Hello, everyone, and welcome to the Rev Up. I just can’t stop riding motocross. It’s more than a sport or a hobby; it's something that gets ingrained into your soul after so many years, and no matter how long you stay off your bike, the yearning to feel the handlebars and twist the throttle won’t end. I’ve been racing since I was 4 years old and riding for thirty-three years, so my roots and scars are so deep that they will be a part of me until I’m gone.
However, things arrive in life like a career and family, and after enough years even those stricken with the worst case of “Peter Pan” syndrome begin to wear a sense of self-preservation. It’s a hell of a thing to be in love with something so dangerous. If you are serious about your career and want to be a responsible father, you shouldn’t be out there on a 450cc dirt bike railing berms and sending it off of triple jumps. I have struggled with this personally, and I guess I’ve come to grips with the fact that I’m only cheating myself by denying my passion. Before you can be good to anyone or anything, you must first be good to yourself. To that end, most of the eyes meeting these words are at their best when they are able to ride their dirt bikes. The whole process of getting your body, your bike, and your gear bag ready to go to the track sets forth a string of positive events that gives your life structure.
When I’m able to ride regularly, everything in my life begins to organize itself. I watch what I eat more closely, work out in the gym more regularly, and prioritize my affairs much more efficiently. The “get’er done” mindset goes into hyper drive, because I know that in order to do what I really, really want to do, everything else must fall in before hand. In fact, as I enter my Vet years in the sport I find myself satisfied by simply getting ready to go ride.
Before last Saturday, it had been nine months since I had last thrown a leg over.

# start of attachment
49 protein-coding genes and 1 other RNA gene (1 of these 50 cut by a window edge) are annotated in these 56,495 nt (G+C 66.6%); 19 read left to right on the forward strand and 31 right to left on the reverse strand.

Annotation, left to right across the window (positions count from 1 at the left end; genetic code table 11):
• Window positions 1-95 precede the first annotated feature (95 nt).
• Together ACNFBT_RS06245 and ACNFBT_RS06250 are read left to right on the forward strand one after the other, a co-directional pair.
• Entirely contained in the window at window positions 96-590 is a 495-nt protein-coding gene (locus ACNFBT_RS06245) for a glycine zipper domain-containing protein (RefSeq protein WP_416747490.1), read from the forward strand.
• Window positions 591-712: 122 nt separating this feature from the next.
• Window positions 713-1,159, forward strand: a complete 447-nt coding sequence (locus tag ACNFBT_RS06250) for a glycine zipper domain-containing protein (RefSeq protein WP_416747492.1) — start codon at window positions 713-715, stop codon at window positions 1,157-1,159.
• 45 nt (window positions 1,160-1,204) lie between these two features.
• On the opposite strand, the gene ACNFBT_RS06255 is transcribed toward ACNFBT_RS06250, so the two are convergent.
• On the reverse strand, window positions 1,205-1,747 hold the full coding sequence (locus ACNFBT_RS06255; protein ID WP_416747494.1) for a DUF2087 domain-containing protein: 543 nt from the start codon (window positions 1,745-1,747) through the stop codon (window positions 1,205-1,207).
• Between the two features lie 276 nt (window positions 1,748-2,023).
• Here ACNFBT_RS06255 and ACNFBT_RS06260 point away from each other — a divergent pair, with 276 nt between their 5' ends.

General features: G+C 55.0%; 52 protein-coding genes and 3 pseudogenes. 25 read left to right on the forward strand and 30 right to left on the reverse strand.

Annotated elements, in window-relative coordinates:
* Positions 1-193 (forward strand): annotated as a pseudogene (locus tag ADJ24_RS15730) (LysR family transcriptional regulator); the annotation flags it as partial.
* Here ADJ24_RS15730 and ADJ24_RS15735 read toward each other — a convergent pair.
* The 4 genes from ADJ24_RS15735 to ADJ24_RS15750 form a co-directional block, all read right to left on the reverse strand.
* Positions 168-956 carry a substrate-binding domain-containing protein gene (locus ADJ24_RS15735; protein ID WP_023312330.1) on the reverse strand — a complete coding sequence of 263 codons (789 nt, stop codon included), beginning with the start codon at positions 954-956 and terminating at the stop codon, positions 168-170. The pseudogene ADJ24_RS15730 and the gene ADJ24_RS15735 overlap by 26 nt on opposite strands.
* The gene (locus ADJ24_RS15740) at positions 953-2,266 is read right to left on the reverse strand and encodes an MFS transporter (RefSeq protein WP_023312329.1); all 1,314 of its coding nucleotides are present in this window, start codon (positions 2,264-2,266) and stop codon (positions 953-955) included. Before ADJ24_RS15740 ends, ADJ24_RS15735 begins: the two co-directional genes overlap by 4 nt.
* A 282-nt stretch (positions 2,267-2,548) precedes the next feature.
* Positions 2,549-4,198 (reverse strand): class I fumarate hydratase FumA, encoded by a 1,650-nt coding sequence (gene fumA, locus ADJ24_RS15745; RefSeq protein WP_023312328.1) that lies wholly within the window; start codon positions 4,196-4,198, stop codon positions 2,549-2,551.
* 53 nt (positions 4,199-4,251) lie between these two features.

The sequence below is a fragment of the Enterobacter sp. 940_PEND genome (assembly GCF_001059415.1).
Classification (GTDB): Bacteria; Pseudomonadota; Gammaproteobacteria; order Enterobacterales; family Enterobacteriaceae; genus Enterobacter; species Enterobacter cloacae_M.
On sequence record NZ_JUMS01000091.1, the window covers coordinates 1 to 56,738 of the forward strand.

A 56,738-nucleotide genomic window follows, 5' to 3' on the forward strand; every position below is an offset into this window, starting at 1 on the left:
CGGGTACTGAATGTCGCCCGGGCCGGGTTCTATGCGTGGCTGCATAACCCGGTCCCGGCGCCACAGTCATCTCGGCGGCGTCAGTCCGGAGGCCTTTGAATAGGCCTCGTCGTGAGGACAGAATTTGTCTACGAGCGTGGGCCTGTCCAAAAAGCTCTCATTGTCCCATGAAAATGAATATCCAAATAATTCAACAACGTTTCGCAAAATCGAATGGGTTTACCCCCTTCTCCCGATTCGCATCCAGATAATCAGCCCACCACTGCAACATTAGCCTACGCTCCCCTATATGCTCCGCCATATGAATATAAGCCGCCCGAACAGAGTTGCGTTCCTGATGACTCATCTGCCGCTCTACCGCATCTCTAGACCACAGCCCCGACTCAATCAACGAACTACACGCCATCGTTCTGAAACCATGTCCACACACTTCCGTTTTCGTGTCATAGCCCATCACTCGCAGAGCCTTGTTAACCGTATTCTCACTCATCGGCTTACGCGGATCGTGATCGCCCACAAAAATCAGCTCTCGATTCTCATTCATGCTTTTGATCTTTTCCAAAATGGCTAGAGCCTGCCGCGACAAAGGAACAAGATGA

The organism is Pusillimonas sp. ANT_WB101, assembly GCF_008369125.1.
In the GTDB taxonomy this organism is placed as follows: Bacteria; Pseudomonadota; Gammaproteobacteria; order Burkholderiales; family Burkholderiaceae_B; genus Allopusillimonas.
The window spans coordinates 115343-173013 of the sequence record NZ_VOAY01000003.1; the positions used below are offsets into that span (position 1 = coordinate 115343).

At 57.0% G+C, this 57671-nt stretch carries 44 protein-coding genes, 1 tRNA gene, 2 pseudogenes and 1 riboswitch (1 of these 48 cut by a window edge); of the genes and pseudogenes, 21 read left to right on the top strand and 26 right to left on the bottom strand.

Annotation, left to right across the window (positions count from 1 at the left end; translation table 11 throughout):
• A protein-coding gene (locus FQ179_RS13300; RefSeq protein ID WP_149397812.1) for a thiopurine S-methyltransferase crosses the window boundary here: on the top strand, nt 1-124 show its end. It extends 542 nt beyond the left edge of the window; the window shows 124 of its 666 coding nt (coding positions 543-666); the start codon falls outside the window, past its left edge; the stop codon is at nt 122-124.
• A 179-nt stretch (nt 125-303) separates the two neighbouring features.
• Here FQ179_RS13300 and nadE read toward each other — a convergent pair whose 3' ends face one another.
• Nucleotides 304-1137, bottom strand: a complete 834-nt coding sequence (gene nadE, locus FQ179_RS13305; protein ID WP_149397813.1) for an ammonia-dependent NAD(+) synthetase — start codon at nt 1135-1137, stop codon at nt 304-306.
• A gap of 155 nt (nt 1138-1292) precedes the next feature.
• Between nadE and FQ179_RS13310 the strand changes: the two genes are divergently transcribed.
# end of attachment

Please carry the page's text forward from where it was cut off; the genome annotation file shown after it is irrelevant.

The summer heat had subsided. A switch in my head had flipped in the middle of the night, and I was riding that day no matter what. I woke up, clapped my hands, and walked out to the garage while enjoying my morning coffee. There was “Hurricane” with flat tires and my gear bag with spider webs all over it. I took a brief look at the forecast for the track and smiled to see clear skies over the vicinity. In a familiar effort that was almost subconscious, the gear was thrown in the washer, the air was in the tires, and before you can say “arm pump,” I had my trusty steed in the back of my truck and was ready to head to the track. It’s funny; I felt those race day butterflies merely pushing my bike up the loading ramp.
The drive to the track was the same as it always was: Tool blasting through my high-def speakers, windows down, and cruise set on 80 mph. I paid my twenty dollars to the gate attendant at MX421, who just nodded at me and said, “Good to see you back.” Again, just unloading the bike, setting her on her stand, and putting my gear on was a satisfaction in itself. Like Clark Kent running into a phone booth to become Superman, you can all relate to the confidence you gain by having your knee braces and riding gear on. Like always, I walked over to the fence line to check out the dirt and raised my eyebrows a little because it was indeed a little muddy. Nothing like a little slickness and sketchiness to dust off the cobwebs, right? Oh well, I had agreed at 6 a.m. that morning to pull on my goggles, so I sat out for the track.
Man, it’s so weird after a few months. The first couple jumps are always awkward, and my reaction to the bike’s attitude is slow. My uncoordinated demeanor in the ruts and corners had me shaking my head at myself. Three laps later my arms were cinder blocks and I was totally out of breath—from holding my breath. But I had a huge smile. Adding to my delight was seeing my sister-in-law with my niece and nephew roll into the pits and park beside my set-up. Lincoln is almost 5 and has a PW50, so I kind of had to be “Uncle Andy” for the next trip to the track. That’s when it all came together. Three laps later I had cleaned the jumps and finally went into a deep, muddy, rutted left-hander and railed it. There was the feeling that had been vacant for nine months, the feeling I cannot live without—the greatest feeling in the world.